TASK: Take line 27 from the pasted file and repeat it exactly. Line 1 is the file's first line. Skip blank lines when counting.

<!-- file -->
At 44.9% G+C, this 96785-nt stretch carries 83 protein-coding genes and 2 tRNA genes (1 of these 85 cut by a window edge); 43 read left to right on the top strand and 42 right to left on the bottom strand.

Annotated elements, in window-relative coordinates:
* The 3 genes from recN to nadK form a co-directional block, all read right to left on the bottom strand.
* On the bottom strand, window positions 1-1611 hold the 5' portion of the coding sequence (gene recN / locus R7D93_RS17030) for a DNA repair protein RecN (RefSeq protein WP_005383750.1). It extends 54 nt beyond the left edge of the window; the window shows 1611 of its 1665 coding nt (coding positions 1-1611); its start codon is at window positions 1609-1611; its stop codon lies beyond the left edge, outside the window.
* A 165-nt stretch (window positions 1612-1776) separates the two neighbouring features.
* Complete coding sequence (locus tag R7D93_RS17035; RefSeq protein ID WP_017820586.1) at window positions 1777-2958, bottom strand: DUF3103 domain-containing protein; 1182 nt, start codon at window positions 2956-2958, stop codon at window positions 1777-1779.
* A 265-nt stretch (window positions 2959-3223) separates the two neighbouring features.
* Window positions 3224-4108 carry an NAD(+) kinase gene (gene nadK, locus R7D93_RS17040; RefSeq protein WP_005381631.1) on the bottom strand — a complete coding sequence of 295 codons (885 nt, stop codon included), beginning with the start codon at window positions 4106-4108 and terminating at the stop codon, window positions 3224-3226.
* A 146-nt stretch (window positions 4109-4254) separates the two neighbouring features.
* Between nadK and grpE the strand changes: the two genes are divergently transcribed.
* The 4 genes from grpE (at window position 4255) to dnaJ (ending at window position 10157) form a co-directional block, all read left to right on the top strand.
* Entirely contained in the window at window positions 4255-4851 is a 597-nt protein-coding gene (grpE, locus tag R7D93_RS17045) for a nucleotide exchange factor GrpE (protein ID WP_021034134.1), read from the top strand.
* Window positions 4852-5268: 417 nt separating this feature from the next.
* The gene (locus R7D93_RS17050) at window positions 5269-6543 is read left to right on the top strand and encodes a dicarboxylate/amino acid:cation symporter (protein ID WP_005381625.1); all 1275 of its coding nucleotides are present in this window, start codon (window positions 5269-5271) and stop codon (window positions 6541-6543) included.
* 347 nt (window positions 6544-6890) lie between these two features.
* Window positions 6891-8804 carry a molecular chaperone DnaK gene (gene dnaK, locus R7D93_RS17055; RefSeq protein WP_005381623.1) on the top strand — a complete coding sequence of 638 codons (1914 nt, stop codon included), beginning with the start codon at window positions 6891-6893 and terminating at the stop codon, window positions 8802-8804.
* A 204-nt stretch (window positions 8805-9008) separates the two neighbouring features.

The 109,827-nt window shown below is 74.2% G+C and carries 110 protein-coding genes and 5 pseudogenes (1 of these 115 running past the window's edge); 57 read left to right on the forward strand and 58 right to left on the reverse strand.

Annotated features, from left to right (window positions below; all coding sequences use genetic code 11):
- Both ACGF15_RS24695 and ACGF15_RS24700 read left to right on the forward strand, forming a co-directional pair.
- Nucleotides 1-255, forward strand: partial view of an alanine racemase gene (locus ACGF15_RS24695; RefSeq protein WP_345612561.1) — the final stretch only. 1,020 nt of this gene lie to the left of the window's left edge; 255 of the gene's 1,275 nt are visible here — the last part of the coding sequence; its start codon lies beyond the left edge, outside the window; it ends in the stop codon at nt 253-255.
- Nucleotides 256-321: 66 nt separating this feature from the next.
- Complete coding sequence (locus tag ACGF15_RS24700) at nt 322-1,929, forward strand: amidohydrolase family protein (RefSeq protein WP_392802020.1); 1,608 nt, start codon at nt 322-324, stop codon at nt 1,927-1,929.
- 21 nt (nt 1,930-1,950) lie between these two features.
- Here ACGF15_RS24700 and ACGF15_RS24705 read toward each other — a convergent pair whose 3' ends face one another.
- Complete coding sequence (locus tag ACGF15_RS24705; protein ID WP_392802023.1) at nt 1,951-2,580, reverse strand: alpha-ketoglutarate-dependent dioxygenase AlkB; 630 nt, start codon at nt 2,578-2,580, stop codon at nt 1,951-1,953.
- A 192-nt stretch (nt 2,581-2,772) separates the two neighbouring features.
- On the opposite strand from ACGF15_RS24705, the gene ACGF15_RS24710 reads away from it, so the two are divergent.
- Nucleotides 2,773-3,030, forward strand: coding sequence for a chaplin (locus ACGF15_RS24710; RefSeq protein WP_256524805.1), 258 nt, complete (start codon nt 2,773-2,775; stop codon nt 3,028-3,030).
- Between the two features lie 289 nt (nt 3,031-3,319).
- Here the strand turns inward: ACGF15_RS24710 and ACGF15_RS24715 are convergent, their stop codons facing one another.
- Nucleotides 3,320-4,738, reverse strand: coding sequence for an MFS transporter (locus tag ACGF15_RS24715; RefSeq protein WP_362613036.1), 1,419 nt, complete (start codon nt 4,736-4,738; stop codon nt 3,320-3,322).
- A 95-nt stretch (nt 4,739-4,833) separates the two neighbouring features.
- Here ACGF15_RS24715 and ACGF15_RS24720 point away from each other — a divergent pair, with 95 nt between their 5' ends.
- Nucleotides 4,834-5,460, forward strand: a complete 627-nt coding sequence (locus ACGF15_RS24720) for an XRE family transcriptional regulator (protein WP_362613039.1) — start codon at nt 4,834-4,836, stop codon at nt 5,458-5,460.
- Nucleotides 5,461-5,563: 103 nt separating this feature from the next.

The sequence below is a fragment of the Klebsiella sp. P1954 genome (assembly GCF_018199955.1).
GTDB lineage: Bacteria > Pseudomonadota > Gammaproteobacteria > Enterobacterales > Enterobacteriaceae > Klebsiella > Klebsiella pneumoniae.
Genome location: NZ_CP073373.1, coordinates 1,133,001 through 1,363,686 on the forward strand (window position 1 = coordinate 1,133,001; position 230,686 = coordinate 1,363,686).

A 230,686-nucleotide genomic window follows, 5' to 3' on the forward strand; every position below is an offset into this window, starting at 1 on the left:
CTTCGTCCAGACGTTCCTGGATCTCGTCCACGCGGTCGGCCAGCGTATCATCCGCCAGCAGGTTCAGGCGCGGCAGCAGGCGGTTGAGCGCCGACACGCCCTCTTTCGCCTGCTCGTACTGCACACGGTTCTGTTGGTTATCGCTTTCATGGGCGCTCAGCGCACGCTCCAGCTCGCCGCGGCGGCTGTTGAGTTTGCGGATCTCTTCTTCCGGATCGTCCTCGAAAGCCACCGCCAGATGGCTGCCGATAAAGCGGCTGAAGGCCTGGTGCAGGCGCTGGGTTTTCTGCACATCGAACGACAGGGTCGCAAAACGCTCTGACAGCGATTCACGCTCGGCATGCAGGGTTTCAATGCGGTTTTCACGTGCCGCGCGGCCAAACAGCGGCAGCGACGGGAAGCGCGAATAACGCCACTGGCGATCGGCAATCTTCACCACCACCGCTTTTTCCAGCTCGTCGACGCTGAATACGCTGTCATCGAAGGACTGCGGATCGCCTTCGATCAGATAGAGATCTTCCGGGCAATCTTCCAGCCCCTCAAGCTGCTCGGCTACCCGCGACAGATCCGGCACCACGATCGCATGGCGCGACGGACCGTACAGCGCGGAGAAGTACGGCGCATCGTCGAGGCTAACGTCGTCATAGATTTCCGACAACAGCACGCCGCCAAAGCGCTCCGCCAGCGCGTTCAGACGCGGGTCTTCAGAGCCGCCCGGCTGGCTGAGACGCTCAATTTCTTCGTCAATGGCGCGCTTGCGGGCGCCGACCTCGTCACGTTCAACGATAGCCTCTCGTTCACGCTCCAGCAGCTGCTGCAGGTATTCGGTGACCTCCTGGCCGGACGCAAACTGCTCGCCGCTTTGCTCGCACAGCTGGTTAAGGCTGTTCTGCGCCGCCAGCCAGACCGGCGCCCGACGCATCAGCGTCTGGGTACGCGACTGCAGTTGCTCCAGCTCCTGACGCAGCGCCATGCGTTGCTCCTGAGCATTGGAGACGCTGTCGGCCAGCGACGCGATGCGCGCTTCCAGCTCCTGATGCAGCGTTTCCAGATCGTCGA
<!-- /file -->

- A 192-nt stretch (nt 2,581-2,772) separates the two neighbouring features.